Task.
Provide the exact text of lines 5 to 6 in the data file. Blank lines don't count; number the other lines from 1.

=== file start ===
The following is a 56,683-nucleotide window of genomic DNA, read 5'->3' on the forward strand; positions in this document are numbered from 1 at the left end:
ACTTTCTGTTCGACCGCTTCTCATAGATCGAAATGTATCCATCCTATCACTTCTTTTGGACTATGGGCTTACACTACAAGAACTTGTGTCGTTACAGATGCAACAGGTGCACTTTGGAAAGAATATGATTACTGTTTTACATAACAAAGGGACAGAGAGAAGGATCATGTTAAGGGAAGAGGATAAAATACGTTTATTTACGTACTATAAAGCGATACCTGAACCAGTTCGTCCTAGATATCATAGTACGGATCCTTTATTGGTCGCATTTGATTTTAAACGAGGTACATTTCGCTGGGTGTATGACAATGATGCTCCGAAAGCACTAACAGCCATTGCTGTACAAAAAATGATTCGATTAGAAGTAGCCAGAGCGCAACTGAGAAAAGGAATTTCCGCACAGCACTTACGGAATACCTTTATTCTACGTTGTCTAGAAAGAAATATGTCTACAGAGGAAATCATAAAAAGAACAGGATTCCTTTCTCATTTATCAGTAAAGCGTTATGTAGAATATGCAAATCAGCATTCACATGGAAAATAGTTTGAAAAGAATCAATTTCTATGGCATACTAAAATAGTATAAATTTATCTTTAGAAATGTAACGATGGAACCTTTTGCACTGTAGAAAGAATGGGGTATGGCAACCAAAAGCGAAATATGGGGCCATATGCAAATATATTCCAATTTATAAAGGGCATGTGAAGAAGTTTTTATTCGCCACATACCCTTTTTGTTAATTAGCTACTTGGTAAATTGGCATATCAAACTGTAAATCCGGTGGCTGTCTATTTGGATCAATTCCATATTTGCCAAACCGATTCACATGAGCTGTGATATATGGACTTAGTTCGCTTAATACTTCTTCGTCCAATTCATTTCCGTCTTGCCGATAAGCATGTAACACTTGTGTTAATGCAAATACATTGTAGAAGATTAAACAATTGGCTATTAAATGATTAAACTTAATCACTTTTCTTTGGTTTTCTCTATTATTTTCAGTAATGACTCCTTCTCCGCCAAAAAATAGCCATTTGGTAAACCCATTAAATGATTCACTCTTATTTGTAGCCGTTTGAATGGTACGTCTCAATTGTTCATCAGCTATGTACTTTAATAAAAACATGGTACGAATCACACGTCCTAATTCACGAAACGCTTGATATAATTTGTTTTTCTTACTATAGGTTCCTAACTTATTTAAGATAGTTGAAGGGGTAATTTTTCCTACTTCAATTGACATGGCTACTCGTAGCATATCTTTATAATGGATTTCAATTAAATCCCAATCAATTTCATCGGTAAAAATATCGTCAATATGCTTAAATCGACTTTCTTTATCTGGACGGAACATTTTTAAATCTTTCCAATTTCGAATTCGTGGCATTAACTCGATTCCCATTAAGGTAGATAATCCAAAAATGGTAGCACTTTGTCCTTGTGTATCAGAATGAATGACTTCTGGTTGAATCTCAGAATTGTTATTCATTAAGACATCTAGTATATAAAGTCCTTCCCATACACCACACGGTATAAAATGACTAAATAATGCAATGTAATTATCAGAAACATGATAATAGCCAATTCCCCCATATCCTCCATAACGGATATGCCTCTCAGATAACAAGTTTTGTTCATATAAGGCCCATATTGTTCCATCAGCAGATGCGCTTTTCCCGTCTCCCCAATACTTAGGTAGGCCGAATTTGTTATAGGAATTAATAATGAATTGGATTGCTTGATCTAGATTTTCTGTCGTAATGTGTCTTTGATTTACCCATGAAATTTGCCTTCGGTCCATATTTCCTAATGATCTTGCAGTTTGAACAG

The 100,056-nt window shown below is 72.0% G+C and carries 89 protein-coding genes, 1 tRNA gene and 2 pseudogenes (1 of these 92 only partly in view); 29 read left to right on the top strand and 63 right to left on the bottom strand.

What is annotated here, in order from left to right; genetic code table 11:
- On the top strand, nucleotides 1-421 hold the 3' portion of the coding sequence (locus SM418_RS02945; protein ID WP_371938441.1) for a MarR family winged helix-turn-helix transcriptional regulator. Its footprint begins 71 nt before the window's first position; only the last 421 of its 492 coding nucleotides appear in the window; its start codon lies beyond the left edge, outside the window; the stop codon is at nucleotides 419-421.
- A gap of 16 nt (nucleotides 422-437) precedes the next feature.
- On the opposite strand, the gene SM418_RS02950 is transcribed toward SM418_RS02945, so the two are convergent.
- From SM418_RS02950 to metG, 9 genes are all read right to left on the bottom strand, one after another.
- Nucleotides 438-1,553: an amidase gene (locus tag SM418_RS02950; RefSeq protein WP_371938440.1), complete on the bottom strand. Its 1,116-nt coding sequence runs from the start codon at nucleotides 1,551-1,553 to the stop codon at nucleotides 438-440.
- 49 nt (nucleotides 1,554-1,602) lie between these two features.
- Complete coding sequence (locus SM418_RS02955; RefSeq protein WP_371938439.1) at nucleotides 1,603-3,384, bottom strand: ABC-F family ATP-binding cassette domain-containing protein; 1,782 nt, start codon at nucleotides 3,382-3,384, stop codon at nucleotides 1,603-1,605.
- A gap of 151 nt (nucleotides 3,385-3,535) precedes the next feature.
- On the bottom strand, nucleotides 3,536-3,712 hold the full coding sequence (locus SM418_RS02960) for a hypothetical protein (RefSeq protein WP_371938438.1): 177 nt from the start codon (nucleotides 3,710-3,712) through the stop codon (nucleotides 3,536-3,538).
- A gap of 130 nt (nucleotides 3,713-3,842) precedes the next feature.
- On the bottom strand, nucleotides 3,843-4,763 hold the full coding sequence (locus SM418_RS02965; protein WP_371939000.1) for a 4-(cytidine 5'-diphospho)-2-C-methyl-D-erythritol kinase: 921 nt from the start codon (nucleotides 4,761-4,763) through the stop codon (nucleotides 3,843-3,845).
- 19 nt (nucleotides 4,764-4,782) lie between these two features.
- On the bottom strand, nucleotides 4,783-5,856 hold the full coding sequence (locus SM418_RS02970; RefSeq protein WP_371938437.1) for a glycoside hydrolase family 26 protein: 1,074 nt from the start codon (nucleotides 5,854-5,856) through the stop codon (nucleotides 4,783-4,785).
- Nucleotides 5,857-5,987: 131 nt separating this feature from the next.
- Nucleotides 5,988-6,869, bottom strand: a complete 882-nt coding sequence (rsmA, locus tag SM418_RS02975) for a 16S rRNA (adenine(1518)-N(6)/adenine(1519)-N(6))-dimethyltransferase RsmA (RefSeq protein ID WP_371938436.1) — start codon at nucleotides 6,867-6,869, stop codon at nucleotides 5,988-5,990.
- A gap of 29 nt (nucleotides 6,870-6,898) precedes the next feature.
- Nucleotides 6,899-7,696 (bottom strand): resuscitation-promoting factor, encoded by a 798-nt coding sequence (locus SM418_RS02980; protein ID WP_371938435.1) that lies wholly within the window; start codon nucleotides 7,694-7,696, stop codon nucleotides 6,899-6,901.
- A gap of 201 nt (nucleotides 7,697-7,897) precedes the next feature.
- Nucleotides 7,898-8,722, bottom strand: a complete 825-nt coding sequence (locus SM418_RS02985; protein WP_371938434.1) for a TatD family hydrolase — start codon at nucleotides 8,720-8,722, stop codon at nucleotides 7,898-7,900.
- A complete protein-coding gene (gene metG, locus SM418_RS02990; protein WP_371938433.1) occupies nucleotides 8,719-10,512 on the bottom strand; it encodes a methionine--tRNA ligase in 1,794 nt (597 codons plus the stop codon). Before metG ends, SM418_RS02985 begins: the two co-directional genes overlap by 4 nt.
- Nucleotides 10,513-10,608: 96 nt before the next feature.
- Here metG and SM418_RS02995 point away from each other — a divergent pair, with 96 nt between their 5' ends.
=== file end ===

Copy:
- On the top strand, nucleotides 1-421 hold the 3' portion of the coding sequence (locus SM418_RS02945; protein ID WP_371938441.1) for a MarR family winged helix-turn-helix transcriptional regulator. Its footprint begins 71 nt before the window's first position; only the last 421 of its 492 coding nucleotides appear in the window; its start codon lies beyond the left edge, outside the window; the stop codon is at nucleotides 419-421.
- A gap of 16 nt (nucleotides 422-437) precedes the next feature.